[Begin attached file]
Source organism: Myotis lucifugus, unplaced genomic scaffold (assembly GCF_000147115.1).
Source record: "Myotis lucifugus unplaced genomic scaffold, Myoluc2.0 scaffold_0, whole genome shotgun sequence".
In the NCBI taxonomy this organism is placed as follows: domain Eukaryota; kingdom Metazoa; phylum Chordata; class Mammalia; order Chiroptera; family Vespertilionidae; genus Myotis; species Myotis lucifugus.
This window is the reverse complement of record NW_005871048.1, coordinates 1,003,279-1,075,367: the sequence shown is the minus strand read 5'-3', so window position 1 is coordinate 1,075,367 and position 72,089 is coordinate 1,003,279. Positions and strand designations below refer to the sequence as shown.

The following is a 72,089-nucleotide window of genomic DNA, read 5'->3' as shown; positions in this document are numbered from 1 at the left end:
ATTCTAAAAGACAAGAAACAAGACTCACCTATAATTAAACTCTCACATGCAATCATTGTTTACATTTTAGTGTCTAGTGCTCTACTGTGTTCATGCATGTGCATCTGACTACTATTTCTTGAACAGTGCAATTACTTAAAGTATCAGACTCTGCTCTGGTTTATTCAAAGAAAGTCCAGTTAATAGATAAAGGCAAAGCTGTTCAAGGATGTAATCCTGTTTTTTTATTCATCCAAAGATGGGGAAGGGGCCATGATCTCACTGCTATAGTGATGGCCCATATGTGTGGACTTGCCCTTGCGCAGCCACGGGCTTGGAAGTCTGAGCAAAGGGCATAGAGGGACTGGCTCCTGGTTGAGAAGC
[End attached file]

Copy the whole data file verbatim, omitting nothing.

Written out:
Source organism: Myotis lucifugus, unplaced genomic scaffold (assembly GCF_000147115.1).
Source record: "Myotis lucifugus unplaced genomic scaffold, Myoluc2.0 scaffold_0, whole genome shotgun sequence".
In the NCBI taxonomy this organism is placed as follows: domain Eukaryota; kingdom Metazoa; phylum Chordata; class Mammalia; order Chiroptera; family Vespertilionidae; genus Myotis; species Myotis lucifugus.
This window is the reverse complement of record NW_005871048.1, coordinates 1,003,279-1,075,367: the sequence shown is the minus strand read 5'-3', so window position 1 is coordinate 1,075,367 and position 72,089 is coordinate 1,003,279. Positions and strand designations below refer to the sequence as shown.

The following is a 72,089-nucleotide window of genomic DNA, read 5'->3' as shown; positions in this document are numbered from 1 at the left end:
ATTCTAAAAGACAAGAAACAAGACTCACCTATAATTAAACTCTCACATGCAATCATTGTTTACATTTTAGTGTCTAGTGCTCTACTGTGTTCATGCATGTGCATCTGACTACTATTTCTTGAACAGTGCAATTACTTAAAGTATCAGACTCTGCTCTGGTTTATTCAAAGAAAGTCCAGTTAATAGATAAAGGCAAAGCTGTTCAAGGATGTAATCCTGTTTTTTTATTCATCCAAAGATGGGGAAGGGGCCATGATCTCACTGCTATAGTGATGGCCCATATGTGTGGACTTGCCCTTGCGCAGCCACGGGCTTGGAAGTCTGAGCAAAGGGCATAGAGGGACTGGCTCCTGGTTGAGAAGC